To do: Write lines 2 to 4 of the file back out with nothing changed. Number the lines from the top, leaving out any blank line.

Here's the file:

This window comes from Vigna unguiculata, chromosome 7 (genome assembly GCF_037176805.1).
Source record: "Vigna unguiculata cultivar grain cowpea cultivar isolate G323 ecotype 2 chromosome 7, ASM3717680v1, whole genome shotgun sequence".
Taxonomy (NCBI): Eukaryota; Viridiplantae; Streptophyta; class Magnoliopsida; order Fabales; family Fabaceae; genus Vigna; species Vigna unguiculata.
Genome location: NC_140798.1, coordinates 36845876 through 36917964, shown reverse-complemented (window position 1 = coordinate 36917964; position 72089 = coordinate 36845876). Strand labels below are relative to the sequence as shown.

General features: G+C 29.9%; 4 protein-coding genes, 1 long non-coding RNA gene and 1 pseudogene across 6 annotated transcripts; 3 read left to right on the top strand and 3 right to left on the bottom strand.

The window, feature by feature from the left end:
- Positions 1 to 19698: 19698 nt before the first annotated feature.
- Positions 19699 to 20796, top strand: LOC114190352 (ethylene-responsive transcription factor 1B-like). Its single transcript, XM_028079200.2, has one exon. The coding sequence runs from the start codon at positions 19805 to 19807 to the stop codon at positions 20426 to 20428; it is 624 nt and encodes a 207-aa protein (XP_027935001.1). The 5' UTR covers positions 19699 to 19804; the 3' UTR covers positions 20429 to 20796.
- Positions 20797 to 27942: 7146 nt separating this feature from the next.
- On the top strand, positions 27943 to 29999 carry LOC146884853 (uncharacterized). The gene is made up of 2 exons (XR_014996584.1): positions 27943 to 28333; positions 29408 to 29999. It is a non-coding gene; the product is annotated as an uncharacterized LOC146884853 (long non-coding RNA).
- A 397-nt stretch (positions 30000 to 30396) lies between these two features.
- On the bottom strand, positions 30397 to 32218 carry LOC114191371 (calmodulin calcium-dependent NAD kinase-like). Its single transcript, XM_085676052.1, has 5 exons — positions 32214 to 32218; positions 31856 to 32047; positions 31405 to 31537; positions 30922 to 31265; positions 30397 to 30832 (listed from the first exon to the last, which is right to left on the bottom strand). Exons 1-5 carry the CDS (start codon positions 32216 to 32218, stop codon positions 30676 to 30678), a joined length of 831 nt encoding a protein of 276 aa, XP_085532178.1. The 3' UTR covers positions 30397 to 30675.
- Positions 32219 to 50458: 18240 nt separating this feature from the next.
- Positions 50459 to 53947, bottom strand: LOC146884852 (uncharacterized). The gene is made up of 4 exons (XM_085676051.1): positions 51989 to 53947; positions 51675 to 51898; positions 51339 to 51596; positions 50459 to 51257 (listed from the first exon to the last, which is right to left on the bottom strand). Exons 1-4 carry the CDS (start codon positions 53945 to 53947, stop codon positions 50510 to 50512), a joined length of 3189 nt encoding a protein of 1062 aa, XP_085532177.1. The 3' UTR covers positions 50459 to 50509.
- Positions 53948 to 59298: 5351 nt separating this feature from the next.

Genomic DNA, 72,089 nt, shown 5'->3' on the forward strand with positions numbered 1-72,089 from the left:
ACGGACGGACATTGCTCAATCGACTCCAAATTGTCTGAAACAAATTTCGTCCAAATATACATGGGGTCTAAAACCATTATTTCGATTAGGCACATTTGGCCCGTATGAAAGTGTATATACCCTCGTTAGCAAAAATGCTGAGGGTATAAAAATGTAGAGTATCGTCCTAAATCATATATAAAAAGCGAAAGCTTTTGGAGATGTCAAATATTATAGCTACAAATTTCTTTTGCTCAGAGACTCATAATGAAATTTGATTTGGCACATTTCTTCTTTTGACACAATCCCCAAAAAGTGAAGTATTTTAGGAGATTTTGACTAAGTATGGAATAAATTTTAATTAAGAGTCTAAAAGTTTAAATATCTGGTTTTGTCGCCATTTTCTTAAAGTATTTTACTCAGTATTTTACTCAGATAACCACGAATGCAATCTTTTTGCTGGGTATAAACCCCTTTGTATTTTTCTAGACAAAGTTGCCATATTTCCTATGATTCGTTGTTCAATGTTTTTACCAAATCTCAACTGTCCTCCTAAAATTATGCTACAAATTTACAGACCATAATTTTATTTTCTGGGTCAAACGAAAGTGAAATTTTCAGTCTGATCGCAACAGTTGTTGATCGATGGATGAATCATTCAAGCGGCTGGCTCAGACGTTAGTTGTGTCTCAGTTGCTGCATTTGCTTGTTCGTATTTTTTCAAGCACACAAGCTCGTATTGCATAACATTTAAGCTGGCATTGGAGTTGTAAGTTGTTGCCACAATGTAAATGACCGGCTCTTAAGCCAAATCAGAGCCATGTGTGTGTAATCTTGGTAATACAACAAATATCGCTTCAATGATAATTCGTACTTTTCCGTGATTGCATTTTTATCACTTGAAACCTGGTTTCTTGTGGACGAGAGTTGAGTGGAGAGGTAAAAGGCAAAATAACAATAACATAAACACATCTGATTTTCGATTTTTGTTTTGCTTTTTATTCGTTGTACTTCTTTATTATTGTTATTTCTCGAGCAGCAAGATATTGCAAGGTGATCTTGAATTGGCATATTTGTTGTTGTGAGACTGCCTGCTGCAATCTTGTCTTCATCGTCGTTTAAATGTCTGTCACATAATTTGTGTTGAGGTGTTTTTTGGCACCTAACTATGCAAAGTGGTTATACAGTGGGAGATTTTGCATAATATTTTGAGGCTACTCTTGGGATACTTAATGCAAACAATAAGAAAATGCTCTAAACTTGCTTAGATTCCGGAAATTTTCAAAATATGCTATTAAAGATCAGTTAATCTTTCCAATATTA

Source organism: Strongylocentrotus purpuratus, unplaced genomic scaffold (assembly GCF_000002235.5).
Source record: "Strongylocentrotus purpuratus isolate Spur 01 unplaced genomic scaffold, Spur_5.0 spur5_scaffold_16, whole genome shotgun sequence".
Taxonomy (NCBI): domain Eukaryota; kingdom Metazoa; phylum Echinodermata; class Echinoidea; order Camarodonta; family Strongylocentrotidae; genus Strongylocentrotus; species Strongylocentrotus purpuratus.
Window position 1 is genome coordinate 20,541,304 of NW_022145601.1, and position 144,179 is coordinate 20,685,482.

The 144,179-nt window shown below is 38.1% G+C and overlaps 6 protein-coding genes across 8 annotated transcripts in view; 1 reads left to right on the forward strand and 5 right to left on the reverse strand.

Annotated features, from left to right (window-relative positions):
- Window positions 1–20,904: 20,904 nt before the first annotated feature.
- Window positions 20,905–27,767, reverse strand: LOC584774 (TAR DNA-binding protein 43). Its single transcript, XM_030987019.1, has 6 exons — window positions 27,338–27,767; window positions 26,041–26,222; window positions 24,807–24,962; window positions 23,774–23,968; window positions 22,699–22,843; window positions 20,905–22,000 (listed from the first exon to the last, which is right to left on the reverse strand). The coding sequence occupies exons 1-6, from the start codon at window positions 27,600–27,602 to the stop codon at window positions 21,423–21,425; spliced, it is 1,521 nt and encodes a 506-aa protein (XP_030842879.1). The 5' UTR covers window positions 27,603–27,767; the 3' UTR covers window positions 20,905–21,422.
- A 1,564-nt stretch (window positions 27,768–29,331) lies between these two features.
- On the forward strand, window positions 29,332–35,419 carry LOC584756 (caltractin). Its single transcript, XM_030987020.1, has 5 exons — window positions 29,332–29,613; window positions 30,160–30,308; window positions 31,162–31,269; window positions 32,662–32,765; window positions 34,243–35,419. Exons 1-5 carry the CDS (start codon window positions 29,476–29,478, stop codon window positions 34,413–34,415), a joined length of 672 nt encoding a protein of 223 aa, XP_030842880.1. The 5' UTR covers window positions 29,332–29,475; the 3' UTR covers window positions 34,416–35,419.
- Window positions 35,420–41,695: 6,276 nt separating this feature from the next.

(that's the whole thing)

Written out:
Source record: "Vigna unguiculata cultivar grain cowpea cultivar isolate G323 ecotype 2 chromosome 7, ASM3717680v1, whole genome shotgun sequence".
Taxonomy (NCBI): Eukaryota; Viridiplantae; Streptophyta; class Magnoliopsida; order Fabales; family Fabaceae; genus Vigna; species Vigna unguiculata.
Genome location: NC_140798.1, coordinates 36845876 through 36917964, shown reverse-complemented (window position 1 = coordinate 36917964; position 72089 = coordinate 36845876). Strand labels below are relative to the sequence as shown.